Lasioglossum immarginatum SCHENCK 1853
Description and notes
The inner spur of the hind tibia of the female is diagnostic for this bee in Britain, the teeth being broad and rounded apically, rather than narrow and pointed.
Southern England and the Channel Islands (Jersey). Scarce and very local but occasionally abundant where it is found. The species is apparently confined to the western Palaearctic, where it occurs from Britain east to the Urals, and south to North Africa (Morocco) and Iran.
Status (in Britain only)
Listed as Nationally Scarce (Na) by Falk (1991).
Mainly open sites, including chalk grassland and woodland.
Females from mid April to late September, males from July to October.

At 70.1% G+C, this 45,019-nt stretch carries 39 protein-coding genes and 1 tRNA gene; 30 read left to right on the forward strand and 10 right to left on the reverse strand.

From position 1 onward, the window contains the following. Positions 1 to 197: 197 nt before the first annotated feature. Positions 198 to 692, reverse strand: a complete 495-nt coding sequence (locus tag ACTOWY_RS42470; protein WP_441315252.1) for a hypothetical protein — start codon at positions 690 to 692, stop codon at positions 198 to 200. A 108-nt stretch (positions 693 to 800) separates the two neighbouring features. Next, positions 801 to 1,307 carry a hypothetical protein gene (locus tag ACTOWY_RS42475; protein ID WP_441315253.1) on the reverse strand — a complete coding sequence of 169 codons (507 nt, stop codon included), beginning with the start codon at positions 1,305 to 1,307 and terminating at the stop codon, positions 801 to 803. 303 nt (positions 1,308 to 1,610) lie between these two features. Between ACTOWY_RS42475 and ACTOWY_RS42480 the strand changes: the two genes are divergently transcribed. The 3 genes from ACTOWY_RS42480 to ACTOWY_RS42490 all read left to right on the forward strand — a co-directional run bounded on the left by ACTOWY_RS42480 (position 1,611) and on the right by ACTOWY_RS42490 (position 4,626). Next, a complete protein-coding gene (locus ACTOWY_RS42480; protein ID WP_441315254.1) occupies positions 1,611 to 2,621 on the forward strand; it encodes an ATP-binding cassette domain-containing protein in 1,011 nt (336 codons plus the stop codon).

Polylectic; visiting species in the families Aceraceae, Apiaceae, Asteraceae, Brassicaceae, Caryophyllaceae, Cistaceae, Fabaceae, Geraniaceae, Hypericaceae, Lamiaceae, Liliaceae, Linaceae, Ranunculaceae, Resedaceae, Rosaceae and Rubiaceae (Westrich 1989).
Nests in small to large aggregations, mainly on level, sparsely vegetated soil. Nesting habits are described by Pesenko, Banaszak, Radchenko & Cierzniak (2000). The turret-like nest entrance is illustrated by Westrich (1989). A eusocial species, the workers being smaller than the gynes.
These include bramble (Rubus sp.), common fleabane (Pulicaria dysenterica), dandelion (Taraxacum officinale) and hogweed (Heracleum sphondylium).
None reported from Britain.
Year profile last updated